The UK Border Agency announced their intention to keep a closer eye on sponsors through the new scheme – bureaucracy will be reduced for Highly Trusted Sponsors, freeing more resources to be used in the fight against those that wish to abuse the system. Tight minimum standards will be required by the UK Border Agency and any slip-up will see Highly Trusted Sponsors having their licences permanently withdrawn.

For those schools and colleges that remain on the General Register of Sponsors, they will be greatly limited in the courses they will be allowed to offer to student migrants. In conclusion, schools and colleges who are given Highly Trusted Sponsors licences will feel the immediate pressure of the UK Border Agency reduced, with more flexible working arrangements.

More details on the Highly Trusted Sponsors Scheme to follow shortly.

Tier 4 Policy Guidance: The Highly Trusted Sponsor Scheme

UK Government Responds to Tier 4 E-Petition

We previously posted about the e-petition urging the Government not to destroy one of its strongest export industries, the English language teaching sector. Today the Government have responded and as expected, they’ve said nothing in the 79 words they released in their statement.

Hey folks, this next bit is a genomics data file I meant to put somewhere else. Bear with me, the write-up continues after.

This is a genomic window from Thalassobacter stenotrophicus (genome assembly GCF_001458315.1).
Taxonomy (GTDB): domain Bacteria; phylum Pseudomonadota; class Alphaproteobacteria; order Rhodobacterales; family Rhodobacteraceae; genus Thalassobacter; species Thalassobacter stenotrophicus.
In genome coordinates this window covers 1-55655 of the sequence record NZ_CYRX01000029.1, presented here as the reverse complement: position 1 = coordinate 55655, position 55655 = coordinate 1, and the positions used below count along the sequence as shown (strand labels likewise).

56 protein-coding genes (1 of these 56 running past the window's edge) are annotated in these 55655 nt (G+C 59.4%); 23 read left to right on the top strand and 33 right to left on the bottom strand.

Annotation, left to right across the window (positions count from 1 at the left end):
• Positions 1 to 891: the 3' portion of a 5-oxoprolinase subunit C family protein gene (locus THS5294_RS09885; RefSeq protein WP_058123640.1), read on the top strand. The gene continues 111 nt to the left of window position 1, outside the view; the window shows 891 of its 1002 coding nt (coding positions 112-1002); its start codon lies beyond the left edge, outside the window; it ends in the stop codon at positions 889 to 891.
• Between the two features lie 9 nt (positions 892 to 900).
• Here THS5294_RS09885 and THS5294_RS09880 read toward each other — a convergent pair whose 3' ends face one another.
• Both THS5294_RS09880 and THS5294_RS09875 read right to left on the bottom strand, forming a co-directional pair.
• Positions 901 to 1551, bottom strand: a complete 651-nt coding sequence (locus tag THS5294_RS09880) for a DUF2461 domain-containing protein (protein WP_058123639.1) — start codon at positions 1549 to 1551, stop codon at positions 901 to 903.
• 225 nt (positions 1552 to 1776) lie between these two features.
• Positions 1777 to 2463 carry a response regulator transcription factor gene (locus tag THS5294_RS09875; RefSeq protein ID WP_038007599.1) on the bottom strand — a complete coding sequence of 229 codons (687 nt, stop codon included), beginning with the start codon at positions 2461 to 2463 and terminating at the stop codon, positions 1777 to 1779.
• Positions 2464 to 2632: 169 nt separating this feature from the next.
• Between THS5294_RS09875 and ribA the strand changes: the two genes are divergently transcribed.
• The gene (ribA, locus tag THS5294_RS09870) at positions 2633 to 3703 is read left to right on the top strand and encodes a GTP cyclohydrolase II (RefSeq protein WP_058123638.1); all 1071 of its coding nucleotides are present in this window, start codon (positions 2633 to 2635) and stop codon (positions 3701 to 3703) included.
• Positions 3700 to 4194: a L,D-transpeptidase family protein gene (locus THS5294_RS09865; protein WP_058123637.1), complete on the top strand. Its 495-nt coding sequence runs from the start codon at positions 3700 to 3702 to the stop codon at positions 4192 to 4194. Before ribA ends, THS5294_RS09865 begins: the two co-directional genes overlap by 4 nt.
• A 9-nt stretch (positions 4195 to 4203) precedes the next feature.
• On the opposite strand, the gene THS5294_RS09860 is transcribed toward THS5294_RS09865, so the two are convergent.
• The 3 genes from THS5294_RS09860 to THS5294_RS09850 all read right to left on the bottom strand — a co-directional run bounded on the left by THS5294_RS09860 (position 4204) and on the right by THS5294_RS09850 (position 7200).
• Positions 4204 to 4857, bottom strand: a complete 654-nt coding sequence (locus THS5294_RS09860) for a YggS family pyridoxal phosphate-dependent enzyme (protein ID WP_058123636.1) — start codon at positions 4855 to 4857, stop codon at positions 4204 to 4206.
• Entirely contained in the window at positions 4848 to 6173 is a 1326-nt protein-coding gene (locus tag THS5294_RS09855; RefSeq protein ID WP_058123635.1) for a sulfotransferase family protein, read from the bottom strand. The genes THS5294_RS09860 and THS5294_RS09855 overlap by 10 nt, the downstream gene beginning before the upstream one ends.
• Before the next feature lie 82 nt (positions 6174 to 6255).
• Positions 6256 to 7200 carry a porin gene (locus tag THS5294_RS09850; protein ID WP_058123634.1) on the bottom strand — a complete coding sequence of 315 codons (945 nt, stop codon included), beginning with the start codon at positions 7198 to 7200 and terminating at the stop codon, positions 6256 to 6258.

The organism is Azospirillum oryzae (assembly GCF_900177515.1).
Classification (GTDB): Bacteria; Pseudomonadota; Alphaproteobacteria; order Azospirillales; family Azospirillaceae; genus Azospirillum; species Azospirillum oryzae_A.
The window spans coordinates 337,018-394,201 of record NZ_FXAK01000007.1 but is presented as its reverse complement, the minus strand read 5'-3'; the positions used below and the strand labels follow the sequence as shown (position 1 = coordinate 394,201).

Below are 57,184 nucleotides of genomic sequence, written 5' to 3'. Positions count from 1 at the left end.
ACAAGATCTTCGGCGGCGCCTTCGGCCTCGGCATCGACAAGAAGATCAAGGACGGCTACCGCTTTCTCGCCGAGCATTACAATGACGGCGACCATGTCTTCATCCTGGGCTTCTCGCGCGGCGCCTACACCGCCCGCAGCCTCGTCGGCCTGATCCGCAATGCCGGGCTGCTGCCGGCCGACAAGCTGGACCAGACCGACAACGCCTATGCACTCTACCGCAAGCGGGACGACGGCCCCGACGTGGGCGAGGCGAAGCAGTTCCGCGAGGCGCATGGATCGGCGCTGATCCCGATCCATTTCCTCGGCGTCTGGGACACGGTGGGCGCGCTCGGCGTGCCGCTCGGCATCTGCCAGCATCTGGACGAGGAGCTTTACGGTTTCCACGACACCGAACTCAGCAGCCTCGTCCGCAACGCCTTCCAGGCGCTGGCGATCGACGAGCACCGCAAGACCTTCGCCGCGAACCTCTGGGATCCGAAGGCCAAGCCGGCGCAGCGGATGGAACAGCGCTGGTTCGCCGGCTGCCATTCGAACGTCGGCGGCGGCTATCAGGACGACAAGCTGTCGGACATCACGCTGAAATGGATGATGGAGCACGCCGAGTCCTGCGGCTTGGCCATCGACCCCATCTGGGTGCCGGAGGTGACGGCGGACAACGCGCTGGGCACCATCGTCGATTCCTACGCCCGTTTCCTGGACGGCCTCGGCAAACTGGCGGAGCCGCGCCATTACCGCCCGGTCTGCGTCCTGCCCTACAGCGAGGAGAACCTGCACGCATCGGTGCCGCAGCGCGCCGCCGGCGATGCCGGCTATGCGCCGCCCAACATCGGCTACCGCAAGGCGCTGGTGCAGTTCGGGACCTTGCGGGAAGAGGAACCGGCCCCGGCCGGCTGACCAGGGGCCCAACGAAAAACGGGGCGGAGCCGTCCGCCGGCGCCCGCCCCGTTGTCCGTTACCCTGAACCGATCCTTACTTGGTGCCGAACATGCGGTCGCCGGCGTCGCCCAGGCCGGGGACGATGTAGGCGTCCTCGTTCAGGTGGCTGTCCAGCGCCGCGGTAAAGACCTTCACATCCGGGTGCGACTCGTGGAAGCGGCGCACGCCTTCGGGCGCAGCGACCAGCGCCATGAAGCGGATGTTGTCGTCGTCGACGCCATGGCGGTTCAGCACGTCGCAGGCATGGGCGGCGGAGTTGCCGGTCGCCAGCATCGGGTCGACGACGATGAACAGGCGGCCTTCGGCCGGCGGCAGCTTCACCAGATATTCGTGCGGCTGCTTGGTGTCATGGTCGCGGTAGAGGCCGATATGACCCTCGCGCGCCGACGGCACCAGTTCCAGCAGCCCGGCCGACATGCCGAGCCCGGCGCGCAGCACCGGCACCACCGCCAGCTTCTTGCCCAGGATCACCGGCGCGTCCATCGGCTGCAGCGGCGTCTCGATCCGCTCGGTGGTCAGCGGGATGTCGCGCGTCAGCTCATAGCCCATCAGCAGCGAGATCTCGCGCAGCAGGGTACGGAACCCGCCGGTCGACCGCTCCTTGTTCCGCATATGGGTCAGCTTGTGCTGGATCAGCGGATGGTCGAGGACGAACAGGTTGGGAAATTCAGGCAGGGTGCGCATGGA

The Government’s Response:

Thank you for taking the time and trouble to sign this e-petition.

As you may be aware, the Government is currently conducting a review of Tier 4 of the Points Based System, and we will respond fully in due course once the review is completed.  The aim of this review is to ensure that we continue to give genuine students access to education in the UK, to which the Government is strongly committed, whilst preventing abuse by economic migrants.

View the original here: http://www.number10.gov.uk/Page22219

Points Based System Failing Britain and Applicants for UK Student Visas

Aimed at preventing terrorists from coming to the UK posing as students, the points based system has been criticised by a new report for delaying and even refusing genuine students a UK visa.

International students contribute £8.5 billion a year to the UK economy and the failings of the points based system could hurt Britain dearly, with tens of thousands of students put off the application process, according to the research. The report goes on to claim that it is the errors and obstructive behaviour of immigration officers themselves which is creating this problem.

The report presents direct evidence of immigration officials – working in embassies and high commissions worldwide – failing to properly understand the new rules and refusing student visas for genuine students wanting to come to the UK. It is as a direct experience of this obstructive behaviour by officials that genuine students have been put off from applying for a UK student visa and coming to study.